Surgical spectrum of aortic stenosis in children: a thirty-year experience with 257 children

Ann Thorac Surg. 1988 Apr;45(4):393-403. doi: 10.1016/s0003-4975(98)90012-1.


Aortic stenosis accounts for 5 to 6% of infants and children seen for surgical repair of congenital heart disease. The clinical presentation and reported results of operation for aortic stenosis are highly variable. This retrospective review was undertaken to assess our operative mortality and the degree of gradient reduction afforded by each of several surgical techniques used to treat aortic stenosis in children over a 30-year period. Two hundred fifty-seven patients ranging in age from 1 day to 19 years were operated on between 1957 and 1986. The indication for operation included asymptomatic patients with gradients greater than 50 mm Hg to patients in profound cardiogenic shock. The operative mortality for children older than 6 months was 4%, whereas neonates seen with critical aortic stenosis had a 60% mortality. The late mortality was 2%. Eighty percent of surviving patients to date have undergone cardiac catheterization after repair. This shows an overall reduction of 57 mm Hg in the left ventricular-aortic gradient. Patients with supravalvular aortic stenosis and discrete subvalvular aortic stenosis as well as patients undergoing aortic valve replacement showed a reduction in or elimination of associated aortic insufficiency, whereas patients undergoing aortic valvotomy or neonates having valvotomy had a significant increase in demonstrable aortic insufficiency. The incidence of third-degree heart block or cerebral emboli following operation for aortic stenosis was less than 1%. However, the incidence of late bacterial endocarditis following repair was nearly 5%; six of eleven cases occurred in the group with discrete subvalvular aortic stenosis. Twenty-nine (13%) of the 223 long-term survivors have undergone a subsequent procedure for relief of residual or recurrent obstruction; 12 have had insertion of an aortic valve prosthesis, 12 have had insertion of an apicoaortic conduit, and 6 have required repeat aortic valvotomy. These data demonstrate the low operative mortality and excellent hemodynamic benefit of surgical relief of single-level aortic stenosis in children older than neonates. Conduits placed for complex obstructions or operative procedures in neonates have acceptable hemodynamic benefits, but operative mortality remains high.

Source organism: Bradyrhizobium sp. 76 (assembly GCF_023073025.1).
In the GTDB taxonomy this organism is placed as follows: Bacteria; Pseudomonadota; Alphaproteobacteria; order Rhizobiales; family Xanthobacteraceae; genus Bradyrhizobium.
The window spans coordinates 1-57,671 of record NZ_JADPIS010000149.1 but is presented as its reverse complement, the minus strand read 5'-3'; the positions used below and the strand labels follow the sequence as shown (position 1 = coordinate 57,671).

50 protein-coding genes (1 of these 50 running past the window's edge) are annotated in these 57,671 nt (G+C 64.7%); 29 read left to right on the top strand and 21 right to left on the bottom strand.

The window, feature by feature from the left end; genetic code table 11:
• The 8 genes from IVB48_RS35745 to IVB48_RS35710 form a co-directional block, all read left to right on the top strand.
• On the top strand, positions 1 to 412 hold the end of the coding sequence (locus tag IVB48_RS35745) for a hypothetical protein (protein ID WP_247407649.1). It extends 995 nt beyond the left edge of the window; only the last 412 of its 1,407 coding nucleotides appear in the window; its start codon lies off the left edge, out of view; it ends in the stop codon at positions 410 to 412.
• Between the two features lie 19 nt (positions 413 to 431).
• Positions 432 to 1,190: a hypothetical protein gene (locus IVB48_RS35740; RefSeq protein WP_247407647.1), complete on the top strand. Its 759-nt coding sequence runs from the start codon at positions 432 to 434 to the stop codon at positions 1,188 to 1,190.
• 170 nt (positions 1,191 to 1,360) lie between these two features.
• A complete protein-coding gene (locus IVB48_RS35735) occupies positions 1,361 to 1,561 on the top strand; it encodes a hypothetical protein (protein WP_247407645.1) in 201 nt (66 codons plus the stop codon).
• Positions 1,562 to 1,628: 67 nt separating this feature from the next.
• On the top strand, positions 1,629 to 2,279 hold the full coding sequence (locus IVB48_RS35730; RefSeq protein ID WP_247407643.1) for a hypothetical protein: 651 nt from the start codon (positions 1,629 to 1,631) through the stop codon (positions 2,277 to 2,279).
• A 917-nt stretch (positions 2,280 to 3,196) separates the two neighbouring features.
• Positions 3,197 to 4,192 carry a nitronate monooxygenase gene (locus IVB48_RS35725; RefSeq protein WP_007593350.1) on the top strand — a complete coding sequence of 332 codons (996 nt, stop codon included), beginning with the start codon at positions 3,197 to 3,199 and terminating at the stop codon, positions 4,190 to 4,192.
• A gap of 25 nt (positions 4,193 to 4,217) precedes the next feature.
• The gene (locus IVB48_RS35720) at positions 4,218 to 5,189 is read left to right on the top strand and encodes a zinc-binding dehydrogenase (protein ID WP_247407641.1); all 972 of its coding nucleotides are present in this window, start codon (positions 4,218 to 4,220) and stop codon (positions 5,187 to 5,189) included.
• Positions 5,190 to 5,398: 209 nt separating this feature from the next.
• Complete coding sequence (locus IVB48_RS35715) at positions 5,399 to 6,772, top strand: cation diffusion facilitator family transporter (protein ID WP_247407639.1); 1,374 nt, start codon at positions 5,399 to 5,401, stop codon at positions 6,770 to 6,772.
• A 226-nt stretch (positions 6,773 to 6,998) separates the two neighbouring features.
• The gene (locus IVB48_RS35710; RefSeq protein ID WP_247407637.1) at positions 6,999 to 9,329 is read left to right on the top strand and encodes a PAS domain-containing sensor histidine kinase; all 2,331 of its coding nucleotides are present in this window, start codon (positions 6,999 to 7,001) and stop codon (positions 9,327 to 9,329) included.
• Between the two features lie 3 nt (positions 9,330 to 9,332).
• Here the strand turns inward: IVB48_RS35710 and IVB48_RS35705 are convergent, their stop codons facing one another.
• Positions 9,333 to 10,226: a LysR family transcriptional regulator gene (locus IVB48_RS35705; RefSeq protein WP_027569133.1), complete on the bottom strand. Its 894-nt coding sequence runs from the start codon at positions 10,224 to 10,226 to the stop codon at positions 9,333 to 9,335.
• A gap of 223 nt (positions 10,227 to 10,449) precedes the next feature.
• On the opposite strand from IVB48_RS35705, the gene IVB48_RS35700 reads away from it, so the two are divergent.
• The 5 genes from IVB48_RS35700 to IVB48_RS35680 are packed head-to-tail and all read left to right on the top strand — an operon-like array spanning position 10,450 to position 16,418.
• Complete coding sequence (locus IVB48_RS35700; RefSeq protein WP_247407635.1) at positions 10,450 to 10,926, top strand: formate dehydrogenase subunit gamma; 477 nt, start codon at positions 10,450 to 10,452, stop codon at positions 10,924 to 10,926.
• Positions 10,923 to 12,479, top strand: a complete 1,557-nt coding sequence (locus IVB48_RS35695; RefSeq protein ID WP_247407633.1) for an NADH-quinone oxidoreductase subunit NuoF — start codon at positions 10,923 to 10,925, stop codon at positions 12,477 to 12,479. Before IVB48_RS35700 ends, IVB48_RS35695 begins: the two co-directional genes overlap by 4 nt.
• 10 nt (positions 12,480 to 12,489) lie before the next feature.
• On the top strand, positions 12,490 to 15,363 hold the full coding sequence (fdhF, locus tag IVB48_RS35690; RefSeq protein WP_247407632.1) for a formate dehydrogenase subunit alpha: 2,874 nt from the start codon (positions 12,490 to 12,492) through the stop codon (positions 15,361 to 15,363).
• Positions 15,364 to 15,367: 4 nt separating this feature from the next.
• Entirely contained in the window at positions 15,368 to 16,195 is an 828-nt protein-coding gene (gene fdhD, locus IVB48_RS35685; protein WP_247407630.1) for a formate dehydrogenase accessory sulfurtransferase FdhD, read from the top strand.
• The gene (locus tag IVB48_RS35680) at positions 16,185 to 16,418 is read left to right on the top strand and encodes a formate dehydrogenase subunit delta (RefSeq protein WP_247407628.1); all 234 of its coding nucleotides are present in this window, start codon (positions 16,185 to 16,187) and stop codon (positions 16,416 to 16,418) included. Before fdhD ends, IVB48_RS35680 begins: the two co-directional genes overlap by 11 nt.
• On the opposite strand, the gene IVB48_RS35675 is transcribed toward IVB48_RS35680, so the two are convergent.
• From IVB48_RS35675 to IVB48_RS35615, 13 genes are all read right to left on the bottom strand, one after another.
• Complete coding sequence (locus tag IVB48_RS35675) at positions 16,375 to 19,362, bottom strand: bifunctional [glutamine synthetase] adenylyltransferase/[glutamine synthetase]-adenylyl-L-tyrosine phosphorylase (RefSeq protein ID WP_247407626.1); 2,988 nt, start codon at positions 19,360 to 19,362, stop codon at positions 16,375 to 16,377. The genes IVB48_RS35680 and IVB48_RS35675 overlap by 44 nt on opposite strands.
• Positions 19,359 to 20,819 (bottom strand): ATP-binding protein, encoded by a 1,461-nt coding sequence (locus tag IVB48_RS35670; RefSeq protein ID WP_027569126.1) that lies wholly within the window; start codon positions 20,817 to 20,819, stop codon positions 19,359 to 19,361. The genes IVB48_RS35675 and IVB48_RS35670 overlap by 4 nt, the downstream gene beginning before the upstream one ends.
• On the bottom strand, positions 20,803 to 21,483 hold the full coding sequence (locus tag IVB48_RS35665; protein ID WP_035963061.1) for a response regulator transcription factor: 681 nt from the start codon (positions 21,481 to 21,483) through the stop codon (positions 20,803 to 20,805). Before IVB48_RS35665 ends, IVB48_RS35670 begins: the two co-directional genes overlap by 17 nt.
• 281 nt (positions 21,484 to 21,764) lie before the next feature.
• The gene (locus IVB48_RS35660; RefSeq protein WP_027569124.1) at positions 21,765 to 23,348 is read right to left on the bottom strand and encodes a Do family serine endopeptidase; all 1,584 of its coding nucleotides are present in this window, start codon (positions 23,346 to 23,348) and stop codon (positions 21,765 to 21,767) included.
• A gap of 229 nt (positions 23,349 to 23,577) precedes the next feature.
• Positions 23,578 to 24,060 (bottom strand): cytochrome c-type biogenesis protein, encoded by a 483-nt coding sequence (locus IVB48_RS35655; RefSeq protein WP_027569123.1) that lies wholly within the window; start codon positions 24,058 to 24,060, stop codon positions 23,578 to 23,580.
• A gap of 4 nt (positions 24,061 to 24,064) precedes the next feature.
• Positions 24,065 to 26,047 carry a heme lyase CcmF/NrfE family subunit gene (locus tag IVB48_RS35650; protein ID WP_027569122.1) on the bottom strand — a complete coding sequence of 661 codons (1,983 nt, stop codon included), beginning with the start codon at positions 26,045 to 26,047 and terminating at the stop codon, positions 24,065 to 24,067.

MeSH terms

  • Adolescent
  • Aortic Valve Stenosis / congenital
  • Aortic Valve Stenosis / mortality
  • Aortic Valve Stenosis / surgery*
  • Child
  • Child, Preschool
  • Female
  • Heart Defects, Congenital / surgery
  • Humans
  • Infant
  • Infant, Newborn
  • Male
  • Methods
  • Postoperative Complications
  • Retrospective Studies